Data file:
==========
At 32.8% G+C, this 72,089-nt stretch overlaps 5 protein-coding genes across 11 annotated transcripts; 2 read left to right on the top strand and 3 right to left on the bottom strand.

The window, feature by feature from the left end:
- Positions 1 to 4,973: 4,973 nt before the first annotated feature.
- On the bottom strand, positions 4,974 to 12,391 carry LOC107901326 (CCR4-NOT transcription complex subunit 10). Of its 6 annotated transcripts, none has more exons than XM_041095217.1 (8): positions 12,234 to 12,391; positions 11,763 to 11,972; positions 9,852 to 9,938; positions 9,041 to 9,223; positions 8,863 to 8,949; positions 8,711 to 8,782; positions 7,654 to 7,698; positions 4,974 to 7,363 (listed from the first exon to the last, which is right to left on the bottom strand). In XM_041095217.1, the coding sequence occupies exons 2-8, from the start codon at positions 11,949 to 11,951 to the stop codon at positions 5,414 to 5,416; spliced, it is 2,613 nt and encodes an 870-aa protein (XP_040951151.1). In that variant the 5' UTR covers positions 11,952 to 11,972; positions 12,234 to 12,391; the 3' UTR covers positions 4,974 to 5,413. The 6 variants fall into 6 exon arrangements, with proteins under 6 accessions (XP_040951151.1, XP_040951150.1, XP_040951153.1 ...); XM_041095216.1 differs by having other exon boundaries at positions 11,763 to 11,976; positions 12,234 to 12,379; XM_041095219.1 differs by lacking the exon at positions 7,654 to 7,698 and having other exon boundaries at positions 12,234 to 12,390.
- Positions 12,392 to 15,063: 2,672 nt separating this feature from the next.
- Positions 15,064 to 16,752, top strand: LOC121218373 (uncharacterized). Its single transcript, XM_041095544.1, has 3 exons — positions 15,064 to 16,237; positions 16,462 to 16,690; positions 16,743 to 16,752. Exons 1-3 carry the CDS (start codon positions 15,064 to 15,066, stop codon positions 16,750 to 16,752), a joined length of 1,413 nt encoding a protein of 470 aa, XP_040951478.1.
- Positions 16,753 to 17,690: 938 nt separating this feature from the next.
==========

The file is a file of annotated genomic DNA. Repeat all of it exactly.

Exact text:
At 32.8% G+C, this 72,089-nt stretch overlaps 5 protein-coding genes across 11 annotated transcripts; 2 read left to right on the top strand and 3 right to left on the bottom strand.

The window, feature by feature from the left end:
- Positions 1 to 4,973: 4,973 nt before the first annotated feature.
- On the bottom strand, positions 4,974 to 12,391 carry LOC107901326 (CCR4-NOT transcription complex subunit 10). Of its 6 annotated transcripts, none has more exons than XM_041095217.1 (8): positions 12,234 to 12,391; positions 11,763 to 11,972; positions 9,852 to 9,938; positions 9,041 to 9,223; positions 8,863 to 8,949; positions 8,711 to 8,782; positions 7,654 to 7,698; positions 4,974 to 7,363 (listed from the first exon to the last, which is right to left on the bottom strand). In XM_041095217.1, the coding sequence occupies exons 2-8, from the start codon at positions 11,949 to 11,951 to the stop codon at positions 5,414 to 5,416; spliced, it is 2,613 nt and encodes an 870-aa protein (XP_040951151.1). In that variant the 5' UTR covers positions 11,952 to 11,972; positions 12,234 to 12,391; the 3' UTR covers positions 4,974 to 5,413. The 6 variants fall into 6 exon arrangements, with proteins under 6 accessions (XP_040951151.1, XP_040951150.1, XP_040951153.1 ...); XM_041095216.1 differs by having other exon boundaries at positions 11,763 to 11,976; positions 12,234 to 12,379; XM_041095219.1 differs by lacking the exon at positions 7,654 to 7,698 and having other exon boundaries at positions 12,234 to 12,390.
- Positions 12,392 to 15,063: 2,672 nt separating this feature from the next.
- Positions 15,064 to 16,752, top strand: LOC121218373 (uncharacterized). Its single transcript, XM_041095544.1, has 3 exons — positions 15,064 to 16,237; positions 16,462 to 16,690; positions 16,743 to 16,752. Exons 1-3 carry the CDS (start codon positions 15,064 to 15,066, stop codon positions 16,750 to 16,752), a joined length of 1,413 nt encoding a protein of 470 aa, XP_040951478.1.
- Positions 16,753 to 17,690: 938 nt separating this feature from the next.